Every country that has introduced polymer banknotes has seen a decrease in counterfeiting, says Stane Straus, a polymer-banknote collector in Kranj, Slovenia, who does consulting work for countries and companies working with the plastic money. “The challenge is to stay ahead of the counterfeiters in this game,” Straus says. “They will eventually catch up with everything you do, because everything can be counterfeited, but the polymer banknote offers more options for changes in the future.”
Some are skeptical about the advantages of plastic money, including Douglas Crane, vice president of Crane and Co., the Massachusetts family company that is the exclusive supplier of the paper that U.S. currency is printed on. Crane doesn’t think the polymer bills are so hard to fake, and he says that Mexico’s switch to 20- and 50-peso polymer notes hasn’t been very successful. “They have a very high counterfeiting problem on the 50-peso note,” he says.
Still, even countries that have stuck with paper bills are incorporating plastic into them. The next version of the U.S. $100 bill will contain a thin strip made of about 850,000 polymer microlenses. When the bill is tilted, the lenses will reveal one of two images printed beneath: the Liberty Bell or the number 100. The bill also features ink that changes color when viewed from different angles. The new $100 bill was due out in February, 2011, but production problems have delayed its release, according to the U.S. Federal Reserve.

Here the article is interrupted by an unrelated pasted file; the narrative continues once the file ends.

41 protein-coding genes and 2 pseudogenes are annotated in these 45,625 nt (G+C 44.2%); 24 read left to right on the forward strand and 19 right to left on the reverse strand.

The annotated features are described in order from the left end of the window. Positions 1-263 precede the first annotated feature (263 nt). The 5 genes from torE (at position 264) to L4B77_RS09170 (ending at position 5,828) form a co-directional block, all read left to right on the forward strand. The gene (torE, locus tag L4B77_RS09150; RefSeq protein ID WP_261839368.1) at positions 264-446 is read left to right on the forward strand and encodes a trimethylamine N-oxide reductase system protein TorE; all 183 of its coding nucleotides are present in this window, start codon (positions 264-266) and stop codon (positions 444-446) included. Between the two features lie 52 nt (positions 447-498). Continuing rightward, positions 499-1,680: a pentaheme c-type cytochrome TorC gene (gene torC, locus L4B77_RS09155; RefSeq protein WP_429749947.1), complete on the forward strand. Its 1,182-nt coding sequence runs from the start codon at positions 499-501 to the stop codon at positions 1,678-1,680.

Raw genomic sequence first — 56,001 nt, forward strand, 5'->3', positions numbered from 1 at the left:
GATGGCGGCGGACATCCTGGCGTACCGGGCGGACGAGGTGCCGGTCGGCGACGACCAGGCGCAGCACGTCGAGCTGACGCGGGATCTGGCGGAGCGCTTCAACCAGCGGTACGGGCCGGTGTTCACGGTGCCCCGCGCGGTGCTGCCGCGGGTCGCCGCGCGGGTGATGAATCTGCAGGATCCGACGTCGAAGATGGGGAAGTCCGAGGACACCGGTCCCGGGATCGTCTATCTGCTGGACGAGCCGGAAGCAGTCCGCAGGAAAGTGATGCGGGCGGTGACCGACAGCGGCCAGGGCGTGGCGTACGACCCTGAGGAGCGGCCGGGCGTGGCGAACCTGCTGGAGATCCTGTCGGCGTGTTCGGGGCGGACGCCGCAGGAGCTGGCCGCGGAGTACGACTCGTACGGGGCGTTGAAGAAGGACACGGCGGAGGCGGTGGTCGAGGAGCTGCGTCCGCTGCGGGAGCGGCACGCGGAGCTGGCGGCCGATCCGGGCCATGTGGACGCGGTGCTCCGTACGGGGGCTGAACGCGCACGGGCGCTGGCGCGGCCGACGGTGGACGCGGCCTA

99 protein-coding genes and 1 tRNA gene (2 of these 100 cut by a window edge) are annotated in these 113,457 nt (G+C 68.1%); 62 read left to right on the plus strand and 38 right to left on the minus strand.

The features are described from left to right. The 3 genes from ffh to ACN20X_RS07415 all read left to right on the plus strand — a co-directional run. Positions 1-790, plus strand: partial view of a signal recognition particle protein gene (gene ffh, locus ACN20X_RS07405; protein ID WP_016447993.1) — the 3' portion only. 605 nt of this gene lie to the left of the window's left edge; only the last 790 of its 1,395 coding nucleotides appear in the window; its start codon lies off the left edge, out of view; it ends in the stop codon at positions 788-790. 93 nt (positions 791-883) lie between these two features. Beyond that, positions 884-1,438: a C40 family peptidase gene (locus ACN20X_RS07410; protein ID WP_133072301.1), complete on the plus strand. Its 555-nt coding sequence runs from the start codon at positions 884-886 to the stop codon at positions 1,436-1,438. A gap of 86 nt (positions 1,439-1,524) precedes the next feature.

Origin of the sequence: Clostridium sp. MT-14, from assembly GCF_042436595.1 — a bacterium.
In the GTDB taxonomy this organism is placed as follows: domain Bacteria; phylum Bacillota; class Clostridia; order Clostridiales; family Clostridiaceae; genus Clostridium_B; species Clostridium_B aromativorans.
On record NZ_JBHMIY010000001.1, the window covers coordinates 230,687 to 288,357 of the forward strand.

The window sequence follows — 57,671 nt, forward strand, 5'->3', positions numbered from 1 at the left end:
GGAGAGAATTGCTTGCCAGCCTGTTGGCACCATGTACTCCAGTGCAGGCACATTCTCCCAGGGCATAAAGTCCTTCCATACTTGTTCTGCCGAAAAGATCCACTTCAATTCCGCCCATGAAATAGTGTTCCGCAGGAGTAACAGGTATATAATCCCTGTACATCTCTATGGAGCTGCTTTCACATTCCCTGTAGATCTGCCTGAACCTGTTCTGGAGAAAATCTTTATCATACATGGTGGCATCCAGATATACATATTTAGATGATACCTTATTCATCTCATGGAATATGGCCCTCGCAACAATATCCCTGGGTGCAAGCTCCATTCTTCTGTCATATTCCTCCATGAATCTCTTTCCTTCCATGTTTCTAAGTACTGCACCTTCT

Polymer notes cost about twice a much to produce as paper ones, but they could stay in circulation longer. A study requested by the Bank of Canada estimated that the new bills would last two and a half times as long as paper notes. Securency says they last four times as long.
All that could be bad news for banknote printers. “They will lose three-quarters of their business,” Straus says. Indeed, the currency printer BA International said it would shut down its banknote printing operation in Ottawa and lay off about 190 workers by the end of this year because of decreased demand for its services.
Don’t expect dollars or euros to go plastic anytime soon, however. Currencies tend to change slowly, because of both the lobbying power of banknote producers and the conservative nature of bankers. A spokesperson for the U.S. Bureau of Engraving and Printing says the government has investigated the use of plastic substrates but has no plans to introduce them. “The U.S. and the E.U. have to be very careful about new and untested technologies,” says Straus. “I think they will be one of the last to switch to polymer, because they want to be convinced beyond a doubt that there is no problem.”